An ARP request is a message sent by a device on a network to find the Media Access Control (MAC) address associated with a specific IP address. It is used in IPv4 networks to map an IP address to its corresponding MAC address. The device broadcasts the request, asking “Who has this IP address?” All devices on the network receive the request, but only the one with the requested IP address responds with an ARP reply, providing its MAC address. This MAC address allows the requester to send data directly to the intended device on the local network, facilitating communication within the network segment.
Delete all ARP tables of H2 and H1. Start pinging H2 from H1. After about 90s, simulate a link failure by disconnecting the cable from the switch. Observe the ARP messages exchanged between H2 and H1 using Wireshark.
During the first 90s everything is working normal. There is an ARP request (broadcast) in the start to get the MAC Address of H2. Then echo requests and echo replies are exchanged. After some time there is another ARP request from H2 to H1 (unicast) as a keepalive.
A failure is simulated by disconnecting H2. In this case the ping reply stops. The ARP table of H1 remains the same and H2 deletes the ARP entry of H1. (In the end when we connect H2 again in the network, it sends a broadcast ARP to know who H1 is in order to continue the ping reply)
Once again a failure is simulated by disconnecting H2 from the switch; but in this case, H1 detects that there is no H2 and sends unicast ARP requests to H2 three times. After this, the MAC Address of H2 is deleted from H1’s ARP table and H1 sends broadcast ARP request to get the MAC address against H2’s IP. At last after connecting H2 back it sends reply to H1, but H2’s ARP table doesn’t change.
Check the RTT measurements of ICMP messages after the link goes up again.
When the link is re-established the H2 starts to reply to H1’s ARP request (broadcast) and resumes normal communication.
One thing can be noticed here that after re-establishing the link the starting two ICMP packets have large RTT (>1ms). The reason is that there are packets at H1 layer 3 (buffer), waiting for the ARP reply. As soon as the ARP request is fulfilled, they are sent to lower layers and the RTT goes to normal for the other packets.
The broadcast address is 172.16.1.127 in this case. When this address is pinged, a notification is given by the Linux terminal to use the –b option in case of broadcast. After using this option, it starts pinging. As it is a broadcast so it will be received by all the hosts and all will reply including the source.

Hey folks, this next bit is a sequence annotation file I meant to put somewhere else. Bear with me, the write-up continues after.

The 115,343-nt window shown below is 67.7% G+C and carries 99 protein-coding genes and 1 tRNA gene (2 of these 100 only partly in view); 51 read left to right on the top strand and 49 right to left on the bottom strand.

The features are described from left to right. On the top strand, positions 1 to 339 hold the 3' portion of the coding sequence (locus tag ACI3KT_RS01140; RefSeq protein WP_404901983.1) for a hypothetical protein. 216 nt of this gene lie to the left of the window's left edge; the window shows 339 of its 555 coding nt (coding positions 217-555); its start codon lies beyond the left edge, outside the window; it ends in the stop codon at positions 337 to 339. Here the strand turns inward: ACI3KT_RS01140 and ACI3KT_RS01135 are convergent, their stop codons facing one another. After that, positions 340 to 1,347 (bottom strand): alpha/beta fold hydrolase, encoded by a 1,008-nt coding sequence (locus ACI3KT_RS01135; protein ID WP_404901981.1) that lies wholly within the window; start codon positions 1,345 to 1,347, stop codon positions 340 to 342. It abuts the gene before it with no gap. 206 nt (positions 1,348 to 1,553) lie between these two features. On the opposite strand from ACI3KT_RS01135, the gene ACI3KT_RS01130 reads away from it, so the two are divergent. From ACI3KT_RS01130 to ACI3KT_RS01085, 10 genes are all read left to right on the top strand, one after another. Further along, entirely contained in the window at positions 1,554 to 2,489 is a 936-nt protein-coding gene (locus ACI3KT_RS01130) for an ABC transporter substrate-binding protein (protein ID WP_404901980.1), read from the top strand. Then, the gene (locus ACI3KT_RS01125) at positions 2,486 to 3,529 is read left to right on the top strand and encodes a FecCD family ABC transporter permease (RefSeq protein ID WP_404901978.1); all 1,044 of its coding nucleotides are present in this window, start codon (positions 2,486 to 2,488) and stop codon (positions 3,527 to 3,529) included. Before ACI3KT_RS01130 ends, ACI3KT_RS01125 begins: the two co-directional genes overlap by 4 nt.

In the Wireshark capture it can be seen that there are only two replies (these are the replies from H2 and H3), from which it can be inferred that the host reply is not captured by the wireshark. The DUP!s (duplicate) are the replies which are received later from H2 and H3; these are considered duplicates because the ICMP sequence number in those packets is already received from the echo reply that H1 sent back to itself. The RTT of the first reply is small because the echo is replied by the loopback interface of the source host itself and the NIC/physical media is not used.
To ping network address again –b option is required like in broadcast case. The behaviour is also the same as in the previous case. At the end there are ARP requests from H2 and H3 to H1, which are unicast just for some confirmation.
H1 and H1’ have the same IP address.
What happens when H1 and H1’ start pinging H2 at the same time? Check the ARP tables.
When we ping H2 from H1 and H1’ at the same time, H2 will reply to request which it receives first due to a small time delay between the pings originated from H1 and H1’. In our case it first starts replying to H1’ because it receives first the ARP request of H1’. But after some time H2 receives the broadcast ARP request from H1 as well and starts communicating with H1 and stops with H1’. After a few seconds H1’ sends unicast ARP request to H2, and H2 saves the MAC address of H1’ against the IP 172.16.1.1 and starts replying to the requests of H1’. Thus the ping reply keeps bouncing between H1 and H1’ as soon as H2 gets a new unicast ARP request from either H1 or H1’.
The ARP tables of both H1 and H1’ has the MAC address of H2; but in H2’s table, the MAC address changes from H1’ to H1; and after some time back to H1’ since it receives successive unicast ARP requests from both H1 and H1’.
We are using different Netmask for H1 and H2. H1: 172.16.1.1/24
– H1 has address 172.16.0.127 and netmask 255.255.255.0
– H2 has address 172.16.0.1 and netmask 255.255.255.128
H1 keeps on sending ARP requests on broadcast, H2 does not respond to H1 ARP request. No ARP tables updated. That means, H2 knows that ARP is coming from a broadcast IP. Maybe H2 considers this request as bogus.
H2 keeps on sending ICMP echo requests to the IP 172.16.0.127 on broadcast MAC address. H1 receives this packet, but cannot reply. Why? Because H1 needs to know the MAC address of H2, so H1 sends an ARP request (broadcast) to get H2’s IP, but H2 still does not reply like in the previous part, it considers this IP as a bogus. But H2 also receives ping replies from his own loopback adapter. H2 ARP table is empty and H1 ARP table is incomplete.